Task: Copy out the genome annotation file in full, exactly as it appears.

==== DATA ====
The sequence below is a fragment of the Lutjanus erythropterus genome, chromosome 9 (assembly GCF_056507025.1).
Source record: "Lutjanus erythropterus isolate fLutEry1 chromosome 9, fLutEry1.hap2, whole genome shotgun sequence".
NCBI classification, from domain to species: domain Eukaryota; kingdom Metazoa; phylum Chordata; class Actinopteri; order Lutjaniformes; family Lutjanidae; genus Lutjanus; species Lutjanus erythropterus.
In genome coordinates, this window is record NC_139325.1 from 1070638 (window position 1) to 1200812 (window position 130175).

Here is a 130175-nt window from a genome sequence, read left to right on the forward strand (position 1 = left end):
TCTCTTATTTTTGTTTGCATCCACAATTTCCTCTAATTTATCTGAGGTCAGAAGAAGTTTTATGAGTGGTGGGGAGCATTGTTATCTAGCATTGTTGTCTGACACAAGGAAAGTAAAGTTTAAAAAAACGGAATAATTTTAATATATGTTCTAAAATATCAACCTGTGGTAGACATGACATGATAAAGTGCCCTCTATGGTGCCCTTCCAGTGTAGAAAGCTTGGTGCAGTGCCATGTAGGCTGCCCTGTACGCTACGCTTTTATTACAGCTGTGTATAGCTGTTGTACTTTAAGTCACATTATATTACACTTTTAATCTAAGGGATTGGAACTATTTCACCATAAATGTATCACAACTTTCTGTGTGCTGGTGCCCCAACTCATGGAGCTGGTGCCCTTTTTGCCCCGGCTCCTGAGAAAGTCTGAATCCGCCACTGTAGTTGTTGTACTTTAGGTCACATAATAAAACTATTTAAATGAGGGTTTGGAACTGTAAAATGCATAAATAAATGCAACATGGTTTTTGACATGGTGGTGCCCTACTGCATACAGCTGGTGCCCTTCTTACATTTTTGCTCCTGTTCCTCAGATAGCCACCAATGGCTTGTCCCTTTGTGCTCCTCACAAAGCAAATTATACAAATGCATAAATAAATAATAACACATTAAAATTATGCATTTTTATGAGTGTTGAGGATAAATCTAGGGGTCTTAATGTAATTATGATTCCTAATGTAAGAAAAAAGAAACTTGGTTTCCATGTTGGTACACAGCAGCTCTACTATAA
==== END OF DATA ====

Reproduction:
The sequence below is a fragment of the Lutjanus erythropterus genome, chromosome 9 (assembly GCF_056507025.1).
Source record: "Lutjanus erythropterus isolate fLutEry1 chromosome 9, fLutEry1.hap2, whole genome shotgun sequence".
NCBI classification, from domain to species: domain Eukaryota; kingdom Metazoa; phylum Chordata; class Actinopteri; order Lutjaniformes; family Lutjanidae; genus Lutjanus; species Lutjanus erythropterus.
In genome coordinates, this window is record NC_139325.1 from 1070638 (window position 1) to 1200812 (window position 130175).

Here is a 130175-nt window from a genome sequence, read left to right on the forward strand (position 1 = left end):
TCTCTTATTTTTGTTTGCATCCACAATTTCCTCTAATTTATCTGAGGTCAGAAGAAGTTTTATGAGTGGTGGGGAGCATTGTTATCTAGCATTGTTGTCTGACACAAGGAAAGTAAAGTTTAAAAAAACGGAATAATTTTAATATATGTTCTAAAATATCAACCTGTGGTAGACATGACATGATAAAGTGCCCTCTATGGTGCCCTTCCAGTGTAGAAAGCTTGGTGCAGTGCCATGTAGGCTGCCCTGTACGCTACGCTTTTATTACAGCTGTGTATAGCTGTTGTACTTTAAGTCACATTATATTACACTTTTAATCTAAGGGATTGGAACTATTTCACCATAAATGTATCACAACTTTCTGTGTGCTGGTGCCCCAACTCATGGAGCTGGTGCCCTTTTTGCCCCGGCTCCTGAGAAAGTCTGAATCCGCCACTGTAGTTGTTGTACTTTAGGTCACATAATAAAACTATTTAAATGAGGGTTTGGAACTGTAAAATGCATAAATAAATGCAACATGGTTTTTGACATGGTGGTGCCCTACTGCATACAGCTGGTGCCCTTCTTACATTTTTGCTCCTGTTCCTCAGATAGCCACCAATGGCTTGTCCCTTTGTGCTCCTCACAAAGCAAATTATACAAATGCATAAATAAATAATAACACATTAAAATTATGCATTTTTATGAGTGTTGAGGATAAATCTAGGGGTCTTAATGTAATTATGATTCCTAATGTAAGAAAAAAGAAACTTGGTTTCCATGTTGGTACACAGCAGCTCTACTATAA